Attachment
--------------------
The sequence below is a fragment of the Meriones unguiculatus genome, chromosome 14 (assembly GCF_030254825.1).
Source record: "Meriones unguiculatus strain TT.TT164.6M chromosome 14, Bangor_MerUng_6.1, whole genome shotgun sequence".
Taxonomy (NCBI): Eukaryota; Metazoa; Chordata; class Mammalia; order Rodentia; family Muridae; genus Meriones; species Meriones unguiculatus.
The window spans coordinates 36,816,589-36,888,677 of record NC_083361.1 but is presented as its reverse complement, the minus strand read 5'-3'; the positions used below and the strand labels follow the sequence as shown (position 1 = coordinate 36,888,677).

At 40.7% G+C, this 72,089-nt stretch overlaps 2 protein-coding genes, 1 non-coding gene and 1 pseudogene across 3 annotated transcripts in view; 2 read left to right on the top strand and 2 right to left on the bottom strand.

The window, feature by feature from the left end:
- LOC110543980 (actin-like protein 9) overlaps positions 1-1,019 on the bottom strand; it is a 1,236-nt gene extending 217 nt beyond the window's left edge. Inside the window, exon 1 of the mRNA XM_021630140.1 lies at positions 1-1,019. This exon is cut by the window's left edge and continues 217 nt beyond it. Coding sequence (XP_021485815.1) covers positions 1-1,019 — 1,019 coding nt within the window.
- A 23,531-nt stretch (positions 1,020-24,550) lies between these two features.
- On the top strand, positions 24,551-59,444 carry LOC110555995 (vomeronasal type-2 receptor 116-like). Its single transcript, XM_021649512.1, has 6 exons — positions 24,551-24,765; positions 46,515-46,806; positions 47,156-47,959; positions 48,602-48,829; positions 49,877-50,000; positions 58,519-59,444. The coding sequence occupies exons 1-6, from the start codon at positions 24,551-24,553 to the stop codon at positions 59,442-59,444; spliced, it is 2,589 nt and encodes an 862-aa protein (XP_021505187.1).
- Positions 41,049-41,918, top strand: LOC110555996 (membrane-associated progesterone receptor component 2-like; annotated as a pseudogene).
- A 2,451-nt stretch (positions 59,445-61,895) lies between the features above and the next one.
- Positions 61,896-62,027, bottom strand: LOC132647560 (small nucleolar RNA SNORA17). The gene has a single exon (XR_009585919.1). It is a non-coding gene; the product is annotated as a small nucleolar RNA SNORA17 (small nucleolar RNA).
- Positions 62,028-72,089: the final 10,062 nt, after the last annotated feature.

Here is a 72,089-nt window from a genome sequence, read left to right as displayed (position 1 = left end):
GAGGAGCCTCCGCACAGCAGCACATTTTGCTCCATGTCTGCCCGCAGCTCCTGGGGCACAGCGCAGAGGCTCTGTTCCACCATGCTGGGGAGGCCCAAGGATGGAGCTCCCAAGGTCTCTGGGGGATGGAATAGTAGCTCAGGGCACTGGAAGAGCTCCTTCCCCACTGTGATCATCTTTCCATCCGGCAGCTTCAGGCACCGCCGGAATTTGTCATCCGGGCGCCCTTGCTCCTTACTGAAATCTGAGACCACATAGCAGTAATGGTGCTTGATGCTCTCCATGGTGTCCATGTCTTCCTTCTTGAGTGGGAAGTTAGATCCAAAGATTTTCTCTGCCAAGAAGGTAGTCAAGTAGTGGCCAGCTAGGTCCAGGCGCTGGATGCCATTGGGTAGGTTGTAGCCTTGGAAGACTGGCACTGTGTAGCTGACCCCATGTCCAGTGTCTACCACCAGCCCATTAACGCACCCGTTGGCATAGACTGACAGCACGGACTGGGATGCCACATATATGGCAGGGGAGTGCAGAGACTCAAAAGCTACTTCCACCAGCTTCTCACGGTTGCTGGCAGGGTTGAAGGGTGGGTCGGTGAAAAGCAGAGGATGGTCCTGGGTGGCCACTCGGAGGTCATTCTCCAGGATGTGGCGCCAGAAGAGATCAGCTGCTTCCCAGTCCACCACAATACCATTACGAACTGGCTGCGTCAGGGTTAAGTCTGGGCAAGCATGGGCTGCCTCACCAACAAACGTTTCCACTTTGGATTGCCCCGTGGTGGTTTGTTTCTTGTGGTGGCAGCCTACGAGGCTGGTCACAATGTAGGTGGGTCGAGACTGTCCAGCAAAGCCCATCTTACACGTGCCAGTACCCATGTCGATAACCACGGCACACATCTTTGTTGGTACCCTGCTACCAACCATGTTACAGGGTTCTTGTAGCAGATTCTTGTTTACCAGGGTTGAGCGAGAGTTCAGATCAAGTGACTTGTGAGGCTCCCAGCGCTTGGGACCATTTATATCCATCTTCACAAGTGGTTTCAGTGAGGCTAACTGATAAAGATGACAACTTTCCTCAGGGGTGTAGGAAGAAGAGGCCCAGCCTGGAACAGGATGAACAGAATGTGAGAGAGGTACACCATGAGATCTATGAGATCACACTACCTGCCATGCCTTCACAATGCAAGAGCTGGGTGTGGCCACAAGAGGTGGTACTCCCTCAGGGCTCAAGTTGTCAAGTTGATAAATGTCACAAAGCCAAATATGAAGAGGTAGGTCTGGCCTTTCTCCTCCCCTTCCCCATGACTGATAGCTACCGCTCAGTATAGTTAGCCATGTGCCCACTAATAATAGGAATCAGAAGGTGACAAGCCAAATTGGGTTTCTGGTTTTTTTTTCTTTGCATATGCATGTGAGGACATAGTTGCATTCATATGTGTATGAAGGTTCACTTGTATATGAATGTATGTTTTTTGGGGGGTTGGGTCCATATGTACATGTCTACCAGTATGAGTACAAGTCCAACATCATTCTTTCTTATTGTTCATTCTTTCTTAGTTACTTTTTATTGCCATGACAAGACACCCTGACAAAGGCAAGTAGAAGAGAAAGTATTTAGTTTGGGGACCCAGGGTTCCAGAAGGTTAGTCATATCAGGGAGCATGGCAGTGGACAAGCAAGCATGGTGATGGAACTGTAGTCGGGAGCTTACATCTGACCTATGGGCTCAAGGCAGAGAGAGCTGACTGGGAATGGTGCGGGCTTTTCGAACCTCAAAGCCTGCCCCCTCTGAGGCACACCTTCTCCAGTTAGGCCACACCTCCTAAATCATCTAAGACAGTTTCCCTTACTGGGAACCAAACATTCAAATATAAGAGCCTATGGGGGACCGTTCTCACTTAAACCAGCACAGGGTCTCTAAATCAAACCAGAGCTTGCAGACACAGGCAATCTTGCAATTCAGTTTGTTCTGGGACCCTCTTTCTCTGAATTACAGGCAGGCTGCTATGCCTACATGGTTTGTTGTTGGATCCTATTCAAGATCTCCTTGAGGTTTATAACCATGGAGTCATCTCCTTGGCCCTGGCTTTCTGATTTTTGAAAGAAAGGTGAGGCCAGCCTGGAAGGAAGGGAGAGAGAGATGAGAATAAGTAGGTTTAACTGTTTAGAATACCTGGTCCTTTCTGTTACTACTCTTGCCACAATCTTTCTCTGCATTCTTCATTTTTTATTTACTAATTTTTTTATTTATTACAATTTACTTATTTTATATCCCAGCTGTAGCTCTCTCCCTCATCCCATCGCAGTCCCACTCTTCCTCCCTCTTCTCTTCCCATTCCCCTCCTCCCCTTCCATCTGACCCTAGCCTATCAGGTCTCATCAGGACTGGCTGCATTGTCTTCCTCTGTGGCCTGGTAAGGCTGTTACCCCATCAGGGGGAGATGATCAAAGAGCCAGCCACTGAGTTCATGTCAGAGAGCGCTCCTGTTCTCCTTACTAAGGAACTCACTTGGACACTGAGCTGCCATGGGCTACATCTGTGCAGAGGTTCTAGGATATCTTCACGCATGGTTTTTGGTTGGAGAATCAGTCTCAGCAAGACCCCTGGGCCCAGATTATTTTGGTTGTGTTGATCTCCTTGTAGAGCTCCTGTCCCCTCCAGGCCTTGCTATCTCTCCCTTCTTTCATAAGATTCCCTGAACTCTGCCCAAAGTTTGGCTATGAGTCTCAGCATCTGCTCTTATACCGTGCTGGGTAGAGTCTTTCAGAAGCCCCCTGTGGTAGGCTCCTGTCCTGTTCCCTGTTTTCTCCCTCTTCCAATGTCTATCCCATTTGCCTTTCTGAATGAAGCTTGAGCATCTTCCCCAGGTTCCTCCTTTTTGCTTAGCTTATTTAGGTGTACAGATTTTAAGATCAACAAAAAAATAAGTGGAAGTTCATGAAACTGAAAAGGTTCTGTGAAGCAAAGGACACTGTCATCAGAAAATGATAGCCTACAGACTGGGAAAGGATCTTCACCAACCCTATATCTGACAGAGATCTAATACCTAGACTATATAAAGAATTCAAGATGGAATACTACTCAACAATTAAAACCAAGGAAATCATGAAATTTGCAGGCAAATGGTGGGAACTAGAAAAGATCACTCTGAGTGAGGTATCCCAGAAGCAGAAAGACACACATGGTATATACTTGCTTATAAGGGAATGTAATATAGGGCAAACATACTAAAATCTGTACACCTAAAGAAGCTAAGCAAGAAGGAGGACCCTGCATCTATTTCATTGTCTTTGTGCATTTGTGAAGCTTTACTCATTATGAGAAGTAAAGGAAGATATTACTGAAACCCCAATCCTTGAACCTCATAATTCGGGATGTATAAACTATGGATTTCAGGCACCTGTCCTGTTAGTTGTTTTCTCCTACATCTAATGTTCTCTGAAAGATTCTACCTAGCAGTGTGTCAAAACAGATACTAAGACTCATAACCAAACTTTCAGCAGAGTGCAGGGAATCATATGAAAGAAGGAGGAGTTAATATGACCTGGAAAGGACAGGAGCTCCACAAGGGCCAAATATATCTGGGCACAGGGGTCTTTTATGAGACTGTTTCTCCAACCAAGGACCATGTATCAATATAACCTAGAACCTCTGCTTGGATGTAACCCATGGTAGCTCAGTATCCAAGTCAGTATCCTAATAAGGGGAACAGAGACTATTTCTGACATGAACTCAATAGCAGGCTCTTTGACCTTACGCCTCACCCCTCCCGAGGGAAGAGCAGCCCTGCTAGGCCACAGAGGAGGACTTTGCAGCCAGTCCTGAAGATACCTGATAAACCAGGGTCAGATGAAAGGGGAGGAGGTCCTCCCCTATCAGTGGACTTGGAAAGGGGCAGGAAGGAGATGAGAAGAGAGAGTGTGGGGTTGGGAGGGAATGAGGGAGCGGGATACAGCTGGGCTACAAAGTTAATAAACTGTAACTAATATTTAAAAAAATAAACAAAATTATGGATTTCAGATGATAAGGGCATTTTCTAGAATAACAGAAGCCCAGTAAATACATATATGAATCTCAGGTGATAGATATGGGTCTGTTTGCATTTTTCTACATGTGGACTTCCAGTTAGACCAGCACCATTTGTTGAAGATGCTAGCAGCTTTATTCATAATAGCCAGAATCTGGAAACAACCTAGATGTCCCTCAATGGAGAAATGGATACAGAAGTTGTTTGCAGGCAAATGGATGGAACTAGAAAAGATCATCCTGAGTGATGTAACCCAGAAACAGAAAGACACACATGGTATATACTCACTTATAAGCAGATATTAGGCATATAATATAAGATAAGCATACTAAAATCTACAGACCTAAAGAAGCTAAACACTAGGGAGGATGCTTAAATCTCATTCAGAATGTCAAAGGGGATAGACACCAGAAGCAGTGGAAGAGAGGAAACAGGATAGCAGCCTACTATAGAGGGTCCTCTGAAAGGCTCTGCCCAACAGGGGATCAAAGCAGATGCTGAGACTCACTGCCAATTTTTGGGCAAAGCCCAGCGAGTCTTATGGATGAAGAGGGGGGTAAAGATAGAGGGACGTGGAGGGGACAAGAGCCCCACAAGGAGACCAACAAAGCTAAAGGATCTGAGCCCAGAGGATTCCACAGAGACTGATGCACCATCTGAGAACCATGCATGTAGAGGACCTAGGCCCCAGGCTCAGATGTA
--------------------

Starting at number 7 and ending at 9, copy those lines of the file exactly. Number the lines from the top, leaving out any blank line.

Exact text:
- LOC110543980 (actin-like protein 9) overlaps positions 1-1,019 on the bottom strand; it is a 1,236-nt gene extending 217 nt beyond the window's left edge. Inside the window, exon 1 of the mRNA XM_021630140.1 lies at positions 1-1,019. This exon is cut by the window's left edge and continues 217 nt beyond it. Coding sequence (XP_021485815.1) covers positions 1-1,019 — 1,019 coding nt within the window.
- A 23,531-nt stretch (positions 1,020-24,550) lies between these two features.
- On the top strand, positions 24,551-59,444 carry LOC110555995 (vomeronasal type-2 receptor 116-like). Its single transcript, XM_021649512.1, has 6 exons — positions 24,551-24,765; positions 46,515-46,806; positions 47,156-47,959; positions 48,602-48,829; positions 49,877-50,000; positions 58,519-59,444. The coding sequence occupies exons 1-6, from the start codon at positions 24,551-24,553 to the stop codon at positions 59,442-59,444; spliced, it is 2,589 nt and encodes an 862-aa protein (XP_021505187.1).